Green reads for late frosts

Greetings, folks. The weather’s not as good as we thought it would be for activities like eating lunch in the park, so as we finish up our salad here at our desk, we bring you a wee selection of fascinating things to read, which is always a good way to pass the time indoors! Isn’t that thoughtful of us?

First of all, here is a piece on (whatever that is) about a talk by UVA prof Kristina Hill, given at Harvard, in which she explains that there is more flora and fauna in the city than the country. That’s in terms of numbers of species. Yet another reminder that our human habitats are part of Nature too, concrete jungles though they may seem.

This story in the Post is old news by now—the EPA delaying some mountaintop-removal projects, HOORAY!—but read it and check out the precious quote near the bottom, in which a mining official worries publicly about possibly having noplace to put a Wal-Mart. (Horrors!) I grew up in hilly mining country, and I can tell you, they do find places to put the Wal-Marts. And the Applebee’s and all the rest of it.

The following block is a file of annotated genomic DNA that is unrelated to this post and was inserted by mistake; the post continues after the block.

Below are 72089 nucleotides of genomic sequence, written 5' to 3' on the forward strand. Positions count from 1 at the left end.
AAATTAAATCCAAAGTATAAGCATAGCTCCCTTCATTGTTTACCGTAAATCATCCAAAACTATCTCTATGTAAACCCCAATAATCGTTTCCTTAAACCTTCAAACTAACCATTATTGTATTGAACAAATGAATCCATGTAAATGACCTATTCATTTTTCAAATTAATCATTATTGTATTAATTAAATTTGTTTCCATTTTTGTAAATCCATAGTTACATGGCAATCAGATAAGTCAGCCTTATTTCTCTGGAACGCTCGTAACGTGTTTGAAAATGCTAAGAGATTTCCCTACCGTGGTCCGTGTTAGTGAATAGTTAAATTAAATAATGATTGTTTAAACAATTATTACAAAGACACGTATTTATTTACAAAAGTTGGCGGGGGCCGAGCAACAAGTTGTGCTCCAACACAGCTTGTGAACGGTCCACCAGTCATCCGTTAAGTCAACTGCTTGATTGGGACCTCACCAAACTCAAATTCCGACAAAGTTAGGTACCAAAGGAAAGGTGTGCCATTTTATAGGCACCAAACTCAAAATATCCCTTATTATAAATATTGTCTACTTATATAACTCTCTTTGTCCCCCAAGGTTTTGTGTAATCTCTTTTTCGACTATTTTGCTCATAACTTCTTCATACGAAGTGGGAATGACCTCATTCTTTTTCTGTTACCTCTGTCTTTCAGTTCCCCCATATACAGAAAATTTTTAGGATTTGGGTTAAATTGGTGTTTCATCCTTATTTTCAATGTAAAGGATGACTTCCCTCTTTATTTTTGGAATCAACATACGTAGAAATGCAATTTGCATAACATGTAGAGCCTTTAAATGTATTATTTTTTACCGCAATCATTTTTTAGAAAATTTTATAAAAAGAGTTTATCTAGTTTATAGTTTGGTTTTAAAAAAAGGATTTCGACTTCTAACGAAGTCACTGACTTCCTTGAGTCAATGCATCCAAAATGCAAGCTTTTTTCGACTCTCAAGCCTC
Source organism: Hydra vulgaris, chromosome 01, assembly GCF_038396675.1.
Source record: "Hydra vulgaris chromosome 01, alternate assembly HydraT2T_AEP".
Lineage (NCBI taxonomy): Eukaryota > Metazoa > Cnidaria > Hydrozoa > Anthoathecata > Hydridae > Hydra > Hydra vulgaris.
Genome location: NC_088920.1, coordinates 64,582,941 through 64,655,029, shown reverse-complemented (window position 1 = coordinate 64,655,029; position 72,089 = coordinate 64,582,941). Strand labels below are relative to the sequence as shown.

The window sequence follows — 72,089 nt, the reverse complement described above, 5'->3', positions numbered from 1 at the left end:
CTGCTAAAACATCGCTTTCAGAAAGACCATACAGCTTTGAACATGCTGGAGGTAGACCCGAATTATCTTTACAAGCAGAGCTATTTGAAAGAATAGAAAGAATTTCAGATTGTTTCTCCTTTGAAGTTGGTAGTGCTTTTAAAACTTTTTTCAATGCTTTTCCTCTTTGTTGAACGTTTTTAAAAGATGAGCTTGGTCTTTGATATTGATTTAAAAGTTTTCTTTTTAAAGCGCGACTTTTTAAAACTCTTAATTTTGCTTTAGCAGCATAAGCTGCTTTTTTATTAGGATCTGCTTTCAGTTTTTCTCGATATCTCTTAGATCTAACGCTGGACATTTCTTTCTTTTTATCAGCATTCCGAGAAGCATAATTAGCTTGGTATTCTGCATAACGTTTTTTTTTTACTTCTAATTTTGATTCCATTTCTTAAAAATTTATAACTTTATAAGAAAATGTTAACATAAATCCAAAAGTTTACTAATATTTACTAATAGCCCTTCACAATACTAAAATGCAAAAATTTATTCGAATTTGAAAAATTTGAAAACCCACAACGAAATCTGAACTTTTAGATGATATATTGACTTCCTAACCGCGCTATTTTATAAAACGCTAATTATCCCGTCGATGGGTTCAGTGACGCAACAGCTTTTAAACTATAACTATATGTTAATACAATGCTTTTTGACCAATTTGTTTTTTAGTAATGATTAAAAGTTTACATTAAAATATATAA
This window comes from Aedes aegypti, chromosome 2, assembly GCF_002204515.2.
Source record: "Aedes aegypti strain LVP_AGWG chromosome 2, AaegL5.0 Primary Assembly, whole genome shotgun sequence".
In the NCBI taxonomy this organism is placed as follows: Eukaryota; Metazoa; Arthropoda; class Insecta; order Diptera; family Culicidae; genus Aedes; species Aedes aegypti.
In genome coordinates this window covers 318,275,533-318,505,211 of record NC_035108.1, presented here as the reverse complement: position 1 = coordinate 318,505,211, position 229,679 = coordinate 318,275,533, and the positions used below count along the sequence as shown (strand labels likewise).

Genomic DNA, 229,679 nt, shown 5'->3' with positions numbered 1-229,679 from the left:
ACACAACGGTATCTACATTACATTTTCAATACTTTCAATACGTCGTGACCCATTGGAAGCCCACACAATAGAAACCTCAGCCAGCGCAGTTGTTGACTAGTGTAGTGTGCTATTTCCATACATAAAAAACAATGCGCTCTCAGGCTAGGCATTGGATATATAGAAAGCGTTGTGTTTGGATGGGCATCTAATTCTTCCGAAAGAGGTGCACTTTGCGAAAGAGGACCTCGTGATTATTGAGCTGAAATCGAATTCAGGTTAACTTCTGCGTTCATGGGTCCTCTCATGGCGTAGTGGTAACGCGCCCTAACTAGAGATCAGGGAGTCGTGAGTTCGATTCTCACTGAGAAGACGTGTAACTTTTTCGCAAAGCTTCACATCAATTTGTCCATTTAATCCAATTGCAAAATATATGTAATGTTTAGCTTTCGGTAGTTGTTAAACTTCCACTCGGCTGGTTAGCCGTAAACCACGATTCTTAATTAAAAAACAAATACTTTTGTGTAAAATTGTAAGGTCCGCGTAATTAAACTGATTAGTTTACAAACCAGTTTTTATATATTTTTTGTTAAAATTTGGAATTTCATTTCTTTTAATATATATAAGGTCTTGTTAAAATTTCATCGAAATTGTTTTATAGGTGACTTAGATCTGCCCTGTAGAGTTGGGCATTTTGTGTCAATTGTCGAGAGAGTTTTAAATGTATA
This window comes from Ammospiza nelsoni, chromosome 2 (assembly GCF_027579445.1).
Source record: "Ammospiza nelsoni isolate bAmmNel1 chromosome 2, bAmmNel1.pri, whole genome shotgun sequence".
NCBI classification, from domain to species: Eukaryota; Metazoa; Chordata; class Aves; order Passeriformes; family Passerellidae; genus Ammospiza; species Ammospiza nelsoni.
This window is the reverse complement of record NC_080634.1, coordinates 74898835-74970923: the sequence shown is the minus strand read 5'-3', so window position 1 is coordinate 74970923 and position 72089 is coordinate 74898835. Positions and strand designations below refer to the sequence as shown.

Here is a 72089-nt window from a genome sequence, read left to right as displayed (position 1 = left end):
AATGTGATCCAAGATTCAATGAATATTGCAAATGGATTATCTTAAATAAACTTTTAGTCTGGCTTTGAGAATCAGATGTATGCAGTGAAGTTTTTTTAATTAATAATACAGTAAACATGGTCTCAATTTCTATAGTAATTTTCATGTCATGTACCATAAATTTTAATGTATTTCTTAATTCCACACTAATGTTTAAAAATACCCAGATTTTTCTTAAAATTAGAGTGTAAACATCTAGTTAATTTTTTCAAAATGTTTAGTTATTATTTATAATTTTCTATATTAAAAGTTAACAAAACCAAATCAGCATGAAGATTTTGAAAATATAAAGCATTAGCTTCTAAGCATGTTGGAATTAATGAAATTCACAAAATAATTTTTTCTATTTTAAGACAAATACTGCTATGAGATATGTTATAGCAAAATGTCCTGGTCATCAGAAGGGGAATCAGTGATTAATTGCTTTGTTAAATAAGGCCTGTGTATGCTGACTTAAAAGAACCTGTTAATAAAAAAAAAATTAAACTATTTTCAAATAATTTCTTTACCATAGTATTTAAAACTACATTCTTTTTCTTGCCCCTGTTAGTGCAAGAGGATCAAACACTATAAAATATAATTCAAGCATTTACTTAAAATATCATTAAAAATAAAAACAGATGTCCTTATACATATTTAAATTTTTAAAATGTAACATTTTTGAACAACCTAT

From the L.A. Times, an account of March 28’s Earth Hour and a discussion in the comments section about the meaning of it all. You’ll see all the usual viewpoints represented: the anti-idealists, the pious do-gooders, the stubbornly practical, the missed-the-pointers. For my money, Earth Hour was a symbolic gesture and a way to start conversation, by which measures it was a success.

From today’s Daily Progress, a story about a quite interesting idea: passenger rail service from Charlottesville to Crozet. Disgusted comments on the Progress’ site notwithstanding, I bet you’ll see a lot of interest in this notion. However, I also predict a lot of controversy and a protracted decision-making process, as per usual in these parts.

That’s all for now. Anyone else have great articles, blog entries, handwritten notes to post up?

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